ONCE before, in the days of Louis IX., a French king had fallen into the hands of the enemy, but in those days France was well governed, and the king paid his own ransom. Now, while King John was a captive, a large part of the country had been laid waste, the people were in sore straits, and the Dauphin Charles, who had fled from the field of battle, was too young and inexperienced to steer the ship of state well.
While each of the nobles released on parole hastened home to wring out of his dependents money enough to pay his ransom, the Dauphin went on to Paris, where he hurriedly called the States-General. But, when this body met, it declared firmly that it would help the Dauphin only on condition that he should promise to dismiss his father's ministers,—who had proved unwise,—to follow the advice of the States-General, and to release Charles the Bad from prison.
These conditions seemed too exacting to Prince Charles, who set out on a journey, leaving things unsettled,—a state of affairs which proved galling in the extreme to the peasants. They were generally called Jacques Bonhomme (zhak bo-nom'),—just as Confederate soldiers in the American Civil War were called johnnies. Having been robbed of everything to pay the ransoms of the nobles taken at Poitiers, they were now goaded to rebel. Armed with scythes and pitchforks, they banded together, attacked the castles, and plundered and burned them. After torturing and slaying the women and children left alone in many cases to guard them.
This revolt of the peasants, known as the Jacquerie (zhak-ree'), lasted about six weeks, and added greatly tot he horrors and suffering of that time. But finally the nobles joined forces, vigorously attacked the peasant mob, and after butchering about seven thousand of the rebels, so frightened the remainder that they ceased to fight.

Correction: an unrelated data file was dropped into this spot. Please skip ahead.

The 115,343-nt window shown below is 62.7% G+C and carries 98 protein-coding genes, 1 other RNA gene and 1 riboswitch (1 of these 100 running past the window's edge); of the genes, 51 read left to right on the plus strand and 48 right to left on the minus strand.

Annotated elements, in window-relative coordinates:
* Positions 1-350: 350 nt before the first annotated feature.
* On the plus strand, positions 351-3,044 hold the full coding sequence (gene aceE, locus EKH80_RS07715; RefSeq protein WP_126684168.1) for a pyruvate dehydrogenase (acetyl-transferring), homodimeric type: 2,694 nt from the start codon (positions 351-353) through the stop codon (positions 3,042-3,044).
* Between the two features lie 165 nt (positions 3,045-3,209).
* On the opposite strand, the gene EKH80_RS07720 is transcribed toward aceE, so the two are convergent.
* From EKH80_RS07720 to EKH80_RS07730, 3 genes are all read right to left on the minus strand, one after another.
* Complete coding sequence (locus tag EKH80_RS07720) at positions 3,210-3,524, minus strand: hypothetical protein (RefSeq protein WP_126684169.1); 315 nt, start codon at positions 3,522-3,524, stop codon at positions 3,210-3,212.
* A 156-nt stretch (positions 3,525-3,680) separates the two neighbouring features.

Meanwhile the States-General met again. Their leaders were Marcel', provost of the Paris Merchants,a nd the Bishop of Laon, (lan)—two men who were well-known patriots, and by their wise conduct had won immense popularity. This time the Dauphin, duly awed, granted the States-General all they asked, giving them, among other privileges, the right to assemble whenever they pleased, without being called by the king. But although lavish of promises, he proved so slow in executing them, that members of the States-General resorted to violence. The King of Navarre was rescued from prison by his friends, and Marcel, at the head of a deputation, actually forced his way into the palace, and there, in the Dauphin's presence, slew two of the objectionable ministers.
The young prince, terrified by this violence, again promised all the people wished, donned a red and blue cap,—the badge of the Paris burghers,—and allowed himself to be taken to the city hall and exhibited in this guise to the excited mob. It is because Marcel thus defended the people's rights, that his equestrian statue now graces one of the courts of the new city hall (Hôtel de Ville), erected on the site of the one to which he conducted the Dauphin on this occasion.